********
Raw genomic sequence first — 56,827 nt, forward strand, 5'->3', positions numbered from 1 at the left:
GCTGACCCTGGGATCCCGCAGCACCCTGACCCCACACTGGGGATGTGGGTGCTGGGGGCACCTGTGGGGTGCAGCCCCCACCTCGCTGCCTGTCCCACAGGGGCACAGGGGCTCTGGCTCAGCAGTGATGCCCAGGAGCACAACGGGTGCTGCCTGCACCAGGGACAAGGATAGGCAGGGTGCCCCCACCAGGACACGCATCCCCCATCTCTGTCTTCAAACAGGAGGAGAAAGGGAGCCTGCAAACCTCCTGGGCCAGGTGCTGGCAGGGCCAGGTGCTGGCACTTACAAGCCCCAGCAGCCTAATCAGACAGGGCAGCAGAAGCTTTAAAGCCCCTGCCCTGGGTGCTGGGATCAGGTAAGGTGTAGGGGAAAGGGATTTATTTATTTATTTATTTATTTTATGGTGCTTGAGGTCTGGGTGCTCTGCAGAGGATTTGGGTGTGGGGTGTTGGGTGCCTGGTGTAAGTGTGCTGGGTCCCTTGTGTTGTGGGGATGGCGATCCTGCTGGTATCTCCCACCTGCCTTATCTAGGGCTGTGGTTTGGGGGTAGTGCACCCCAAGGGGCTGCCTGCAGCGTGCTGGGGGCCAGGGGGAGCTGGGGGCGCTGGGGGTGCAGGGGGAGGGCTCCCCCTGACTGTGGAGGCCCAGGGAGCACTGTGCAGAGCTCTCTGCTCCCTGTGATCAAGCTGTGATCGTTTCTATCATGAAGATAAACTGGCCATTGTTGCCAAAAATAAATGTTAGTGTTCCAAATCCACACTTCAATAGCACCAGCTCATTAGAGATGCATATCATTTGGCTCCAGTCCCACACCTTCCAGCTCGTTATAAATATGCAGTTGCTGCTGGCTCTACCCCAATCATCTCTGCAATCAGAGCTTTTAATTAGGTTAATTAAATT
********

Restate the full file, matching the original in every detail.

Raw genomic sequence first — 56,827 nt, forward strand, 5'->3', positions numbered from 1 at the left:
GCTGACCCTGGGATCCCGCAGCACCCTGACCCCACACTGGGGATGTGGGTGCTGGGGGCACCTGTGGGGTGCAGCCCCCACCTCGCTGCCTGTCCCACAGGGGCACAGGGGCTCTGGCTCAGCAGTGATGCCCAGGAGCACAACGGGTGCTGCCTGCACCAGGGACAAGGATAGGCAGGGTGCCCCCACCAGGACACGCATCCCCCATCTCTGTCTTCAAACAGGAGGAGAAAGGGAGCCTGCAAACCTCCTGGGCCAGGTGCTGGCAGGGCCAGGTGCTGGCACTTACAAGCCCCAGCAGCCTAATCAGACAGGGCAGCAGAAGCTTTAAAGCCCCTGCCCTGGGTGCTGGGATCAGGTAAGGTGTAGGGGAAAGGGATTTATTTATTTATTTATTTATTTTATGGTGCTTGAGGTCTGGGTGCTCTGCAGAGGATTTGGGTGTGGGGTGTTGGGTGCCTGGTGTAAGTGTGCTGGGTCCCTTGTGTTGTGGGGATGGCGATCCTGCTGGTATCTCCCACCTGCCTTATCTAGGGCTGTGGTTTGGGGGTAGTGCACCCCAAGGGGCTGCCTGCAGCGTGCTGGGGGCCAGGGGGAGCTGGGGGCGCTGGGGGTGCAGGGGGAGGGCTCCCCCTGACTGTGGAGGCCCAGGGAGCACTGTGCAGAGCTCTCTGCTCCCTGTGATCAAGCTGTGATCGTTTCTATCATGAAGATAAACTGGCCATTGTTGCCAAAAATAAATGTTAGTGTTCCAAATCCACACTTCAATAGCACCAGCTCATTAGAGATGCATATCATTTGGCTCCAGTCCCACACCTTCCAGCTCGTTATAAATATGCAGTTGCTGCTGGCTCTACCCCAATCATCTCTGCAATCAGAGCTTTTAATTAGGTTAATTAAATT